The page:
Classic Greek Salad
This Greek salad is a classic that you’ll find yourself making again and again. It takes just minutes to make, and the combination of crisp vegetables, briny olives, salty feta, and the light vinaigrette is impossible to resist!
Spring is here, and summer will be here before you know it. I don’t know about you, but when the weather starts warming up, I find myself craving light meals full of bright colors and bold flavors.
All those creamy casseroles and cozy soups do a great job keeping us warm during the long, cold winter months, but now it’s time to fill our plates with colorful fresh fruits and vegetables.
Enter this Greek salad.
This is a dish where colors, flavors, and textures take center stage. Juicy tomatoes and crisp cucumbers and peppers; briny kalamata olives and salty feta.
And it all comes together with the simplest Greek salad dressing, seasoned with oregano for some of that signature Mediterranean flair. Pair it with Greek chicken for the perfect warm weather dinner.
Why You’ll Love It
If you’re on a dairy-free diet – or you’re not a fan of feta – you can skip it or swap it out with extra olives. A briny green olive would be a nice color contrast to kalamatas.
Ingredients and Substitutions
- Cherry tomatoes – I love the cherry tomatoes that come on the vine, but you can use another variety if you’d like. Grape tomatoes, colorful heirloom varieties—they’re all a great addition to a Greek salad.
- English cucumber – English cucumber has smaller seeds than garden cucumbers; if you use a regular cucumber, you can cut it lengthwise and then scoop out the seeds with a spoon before slicing it. This will keep the salad from getting soggy.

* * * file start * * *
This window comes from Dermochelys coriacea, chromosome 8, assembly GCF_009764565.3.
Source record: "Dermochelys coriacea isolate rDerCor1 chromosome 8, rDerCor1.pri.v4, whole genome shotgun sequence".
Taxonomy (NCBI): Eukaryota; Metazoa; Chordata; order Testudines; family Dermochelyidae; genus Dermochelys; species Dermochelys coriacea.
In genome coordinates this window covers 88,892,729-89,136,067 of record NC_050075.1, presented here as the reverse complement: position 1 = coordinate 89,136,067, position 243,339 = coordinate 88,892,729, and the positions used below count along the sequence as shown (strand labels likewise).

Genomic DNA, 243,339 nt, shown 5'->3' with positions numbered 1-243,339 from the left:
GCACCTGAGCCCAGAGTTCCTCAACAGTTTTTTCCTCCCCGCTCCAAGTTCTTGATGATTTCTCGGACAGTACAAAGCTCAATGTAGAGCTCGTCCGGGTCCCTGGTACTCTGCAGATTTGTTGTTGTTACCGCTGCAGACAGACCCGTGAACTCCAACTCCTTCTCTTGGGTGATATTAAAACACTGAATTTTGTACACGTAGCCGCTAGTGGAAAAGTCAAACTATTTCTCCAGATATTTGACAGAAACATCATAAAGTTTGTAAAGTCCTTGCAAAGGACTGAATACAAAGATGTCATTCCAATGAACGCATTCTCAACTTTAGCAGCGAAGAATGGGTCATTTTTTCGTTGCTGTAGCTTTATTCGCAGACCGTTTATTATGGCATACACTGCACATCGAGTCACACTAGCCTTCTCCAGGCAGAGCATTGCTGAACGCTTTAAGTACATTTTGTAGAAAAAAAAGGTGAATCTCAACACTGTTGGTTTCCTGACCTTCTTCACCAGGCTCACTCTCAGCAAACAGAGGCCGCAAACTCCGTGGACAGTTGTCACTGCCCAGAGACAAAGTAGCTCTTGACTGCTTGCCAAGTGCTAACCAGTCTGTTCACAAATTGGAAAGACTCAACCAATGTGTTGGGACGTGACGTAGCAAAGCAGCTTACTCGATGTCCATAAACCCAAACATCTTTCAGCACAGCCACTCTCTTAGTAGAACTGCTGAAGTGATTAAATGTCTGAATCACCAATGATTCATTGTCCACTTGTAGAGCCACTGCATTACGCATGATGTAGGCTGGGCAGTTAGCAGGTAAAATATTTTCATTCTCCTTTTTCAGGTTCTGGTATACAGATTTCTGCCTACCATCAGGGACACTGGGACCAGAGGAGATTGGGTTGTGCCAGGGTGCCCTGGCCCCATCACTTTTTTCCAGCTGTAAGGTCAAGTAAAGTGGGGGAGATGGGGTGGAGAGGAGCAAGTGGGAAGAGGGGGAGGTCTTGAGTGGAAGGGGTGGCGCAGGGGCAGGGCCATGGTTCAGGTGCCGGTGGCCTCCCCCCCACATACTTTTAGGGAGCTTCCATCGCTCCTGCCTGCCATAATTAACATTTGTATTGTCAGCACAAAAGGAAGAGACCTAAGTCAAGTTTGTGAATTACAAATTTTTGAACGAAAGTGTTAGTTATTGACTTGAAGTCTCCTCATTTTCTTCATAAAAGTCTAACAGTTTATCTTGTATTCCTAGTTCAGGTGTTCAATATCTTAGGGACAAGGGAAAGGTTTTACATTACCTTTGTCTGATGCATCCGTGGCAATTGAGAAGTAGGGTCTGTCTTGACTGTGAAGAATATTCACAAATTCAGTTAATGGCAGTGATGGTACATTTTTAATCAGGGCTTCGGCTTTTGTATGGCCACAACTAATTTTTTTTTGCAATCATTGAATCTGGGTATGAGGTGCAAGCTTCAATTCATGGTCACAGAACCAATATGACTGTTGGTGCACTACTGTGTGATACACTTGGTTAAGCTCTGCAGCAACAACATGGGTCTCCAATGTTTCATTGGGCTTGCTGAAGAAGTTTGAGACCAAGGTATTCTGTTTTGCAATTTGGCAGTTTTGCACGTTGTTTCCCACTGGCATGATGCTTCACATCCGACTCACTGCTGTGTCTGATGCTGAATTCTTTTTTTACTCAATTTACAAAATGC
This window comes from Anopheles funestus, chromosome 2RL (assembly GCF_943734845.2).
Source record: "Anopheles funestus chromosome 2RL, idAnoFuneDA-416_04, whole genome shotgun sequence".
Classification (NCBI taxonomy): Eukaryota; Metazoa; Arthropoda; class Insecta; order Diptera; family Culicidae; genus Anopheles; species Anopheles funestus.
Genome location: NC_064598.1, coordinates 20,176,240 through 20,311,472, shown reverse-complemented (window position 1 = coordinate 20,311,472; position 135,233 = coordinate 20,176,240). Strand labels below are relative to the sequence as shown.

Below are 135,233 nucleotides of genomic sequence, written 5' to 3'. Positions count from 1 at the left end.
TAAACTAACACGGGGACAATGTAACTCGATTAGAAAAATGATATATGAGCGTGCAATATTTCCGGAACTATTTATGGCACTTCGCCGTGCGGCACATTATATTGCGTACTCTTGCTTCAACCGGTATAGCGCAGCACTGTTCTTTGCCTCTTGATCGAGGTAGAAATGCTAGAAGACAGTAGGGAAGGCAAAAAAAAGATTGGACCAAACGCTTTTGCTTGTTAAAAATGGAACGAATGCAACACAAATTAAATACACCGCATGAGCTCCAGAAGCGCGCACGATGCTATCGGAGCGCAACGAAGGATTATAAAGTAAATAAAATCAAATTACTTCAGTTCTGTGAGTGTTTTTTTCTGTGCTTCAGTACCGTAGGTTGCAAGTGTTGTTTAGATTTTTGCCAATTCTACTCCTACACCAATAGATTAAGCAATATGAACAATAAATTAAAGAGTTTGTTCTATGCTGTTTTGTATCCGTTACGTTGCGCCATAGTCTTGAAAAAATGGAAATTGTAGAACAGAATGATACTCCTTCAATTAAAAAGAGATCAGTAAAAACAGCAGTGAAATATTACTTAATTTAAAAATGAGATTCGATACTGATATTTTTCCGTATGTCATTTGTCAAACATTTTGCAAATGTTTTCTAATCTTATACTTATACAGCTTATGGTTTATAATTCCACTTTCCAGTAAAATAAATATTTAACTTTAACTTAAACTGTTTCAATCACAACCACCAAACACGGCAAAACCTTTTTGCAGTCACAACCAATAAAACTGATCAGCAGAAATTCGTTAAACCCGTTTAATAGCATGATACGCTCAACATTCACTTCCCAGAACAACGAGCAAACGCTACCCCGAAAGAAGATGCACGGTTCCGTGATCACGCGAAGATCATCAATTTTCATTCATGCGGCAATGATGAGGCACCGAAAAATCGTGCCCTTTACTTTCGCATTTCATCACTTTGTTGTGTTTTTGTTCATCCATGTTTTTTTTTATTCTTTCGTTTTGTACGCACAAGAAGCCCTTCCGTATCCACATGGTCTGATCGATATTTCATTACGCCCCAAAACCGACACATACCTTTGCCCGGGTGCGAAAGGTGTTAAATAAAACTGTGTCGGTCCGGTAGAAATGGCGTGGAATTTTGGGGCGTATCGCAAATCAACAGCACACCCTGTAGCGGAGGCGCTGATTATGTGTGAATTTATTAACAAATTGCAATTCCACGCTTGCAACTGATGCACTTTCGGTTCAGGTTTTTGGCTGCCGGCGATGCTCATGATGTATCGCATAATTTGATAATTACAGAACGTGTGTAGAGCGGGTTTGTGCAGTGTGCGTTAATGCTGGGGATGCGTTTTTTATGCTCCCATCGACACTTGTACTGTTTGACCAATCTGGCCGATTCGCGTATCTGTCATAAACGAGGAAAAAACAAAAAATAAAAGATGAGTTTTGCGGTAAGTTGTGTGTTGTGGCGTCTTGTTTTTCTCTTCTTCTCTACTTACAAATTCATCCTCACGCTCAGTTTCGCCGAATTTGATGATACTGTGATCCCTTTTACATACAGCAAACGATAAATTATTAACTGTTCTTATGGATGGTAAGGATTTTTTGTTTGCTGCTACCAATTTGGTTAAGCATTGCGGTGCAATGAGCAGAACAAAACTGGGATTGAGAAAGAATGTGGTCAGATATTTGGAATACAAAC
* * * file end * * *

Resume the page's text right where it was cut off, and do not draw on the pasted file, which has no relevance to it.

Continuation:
- Green bell pepper – Green bell pepper has a more pungent flavor than red, orange, or yellow.
- Red onion – If you’re not a fan of onions, try slicing them so thin they’re almost shaved. Once they’re tossed in the dressing and left to soak it up a bit, their flavor will be much milder.
- Olives – We used pitted kalamatas.
- Feta cheese – Diced or thick-sliced—whichever you prefer.
- Extra-virgin olive oil – Greek salad is a good excuse to break out that bottle of super fancy olive oil from your pantry.
- Red wine vinegar – To me, this is really key to that classic Greek salad flavor, although some people prefer lemon juice.
- Dry oregano
- Sea salt
- Ground pepper
- Try swapping the green bell pepper for red bell pepper, or use a combination of both. Not a fan of the texture of fresh bell peppers? Try roasted red peppers instead.
- Make extra dressing and use it as a marinade for grilled chicken or shrimp. Add the chicken or shrimp to the Greek salad for a complete dinner.
- Serve the Greek salad with cooked quinoa or toss it with orzo for a deli-style salad that’s perfect for work and school lunches.
- Make the dressing – Combine all of the dressing ingredients in a jar and shake it vigorously until the dressing is emulsified.
- Assemble – Pour the dressing over the salad ingredients, gently toss to coat, and sprinkle the salad with additional oregano before serving.